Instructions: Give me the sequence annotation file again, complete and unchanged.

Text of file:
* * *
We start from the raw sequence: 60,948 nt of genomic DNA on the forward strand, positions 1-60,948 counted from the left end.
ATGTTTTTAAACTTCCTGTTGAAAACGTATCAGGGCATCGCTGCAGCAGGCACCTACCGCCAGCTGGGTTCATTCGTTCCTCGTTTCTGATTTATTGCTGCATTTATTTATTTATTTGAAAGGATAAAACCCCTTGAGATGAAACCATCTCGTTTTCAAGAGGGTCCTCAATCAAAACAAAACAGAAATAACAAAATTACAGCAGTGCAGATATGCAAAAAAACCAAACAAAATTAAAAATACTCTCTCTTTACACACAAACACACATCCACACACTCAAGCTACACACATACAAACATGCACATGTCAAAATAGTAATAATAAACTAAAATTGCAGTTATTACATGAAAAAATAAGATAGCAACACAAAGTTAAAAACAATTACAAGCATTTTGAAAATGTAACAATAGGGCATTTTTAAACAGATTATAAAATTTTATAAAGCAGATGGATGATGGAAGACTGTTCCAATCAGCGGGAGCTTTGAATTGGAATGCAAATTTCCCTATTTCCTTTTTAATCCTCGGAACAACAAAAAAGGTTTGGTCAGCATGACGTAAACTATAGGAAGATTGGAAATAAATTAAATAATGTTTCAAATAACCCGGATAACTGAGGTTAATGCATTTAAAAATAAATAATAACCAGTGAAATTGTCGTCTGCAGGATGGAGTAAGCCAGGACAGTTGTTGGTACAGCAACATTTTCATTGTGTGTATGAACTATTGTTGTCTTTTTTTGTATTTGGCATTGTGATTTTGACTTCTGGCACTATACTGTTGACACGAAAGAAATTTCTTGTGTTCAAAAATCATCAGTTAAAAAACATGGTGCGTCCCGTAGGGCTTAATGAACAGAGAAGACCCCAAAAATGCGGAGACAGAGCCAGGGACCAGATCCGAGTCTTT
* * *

We start from the raw sequence: 60,948 nt of genomic DNA on the forward strand, positions 1-60,948 counted from the left end.
ATGTTTTTAAACTTCCTGTTGAAAACGTATCAGGGCATCGCTGCAGCAGGCACCTACCGCCAGCTGGGTTCATTCGTTCCTCGTTTCTGATTTATTGCTGCATTTATTTATTTATTTGAAAGGATAAAACCCCTTGAGATGAAACCATCTCGTTTTCAAGAGGGTCCTCAATCAAAACAAAACAGAAATAACAAAATTACAGCAGTGCAGATATGCAAAAAAACCAAACAAAATTAAAAATACTCTCTCTTTACACACAAACACACATCCACACACTCAAGCTACACACATACAAACATGCACATGTCAAAATAGTAATAATAAACTAAAATTGCAGTTATTACATGAAAAAATAAGATAGCAACACAAAGTTAAAAACAATTACAAGCATTTTGAAAATGTAACAATAGGGCATTTTTAAACAGATTATAAAATTTTATAAAGCAGATGGATGATGGAAGACTGTTCCAATCAGCGGGAGCTTTGAATTGGAATGCAAATTTCCCTATTTCCTTTTTAATCCTCGGAACAACAAAAAAGGTTTGGTCAGCATGACGTAAACTATAGGAAGATTGGAAATAAATTAAATAATGTTTCAAATAACCCGGATAACTGAGGTTAATGCATTTAAAAATAAATAATAACCAGTGAAATTGTCGTCTGCAGGATGGAGTAAGCCAGGACAGTTGTTGGTACAGCAACATTTTCATTGTGTGTATGAACTATTGTTGTCTTTTTTTGTATTTGGCATTGTGATTTTGACTTCTGGCACTATACTGTTGACACGAAAGAAATTTCTTGTGTTCAAAAATCATCAGTTAAAAAACATGGTGCGTCCCGTAGGGCTTAATGAACAGAGAAGACCCCAAAAATGCGGAGACAGAGCCAGGGACCAGATCCGAGTCTTT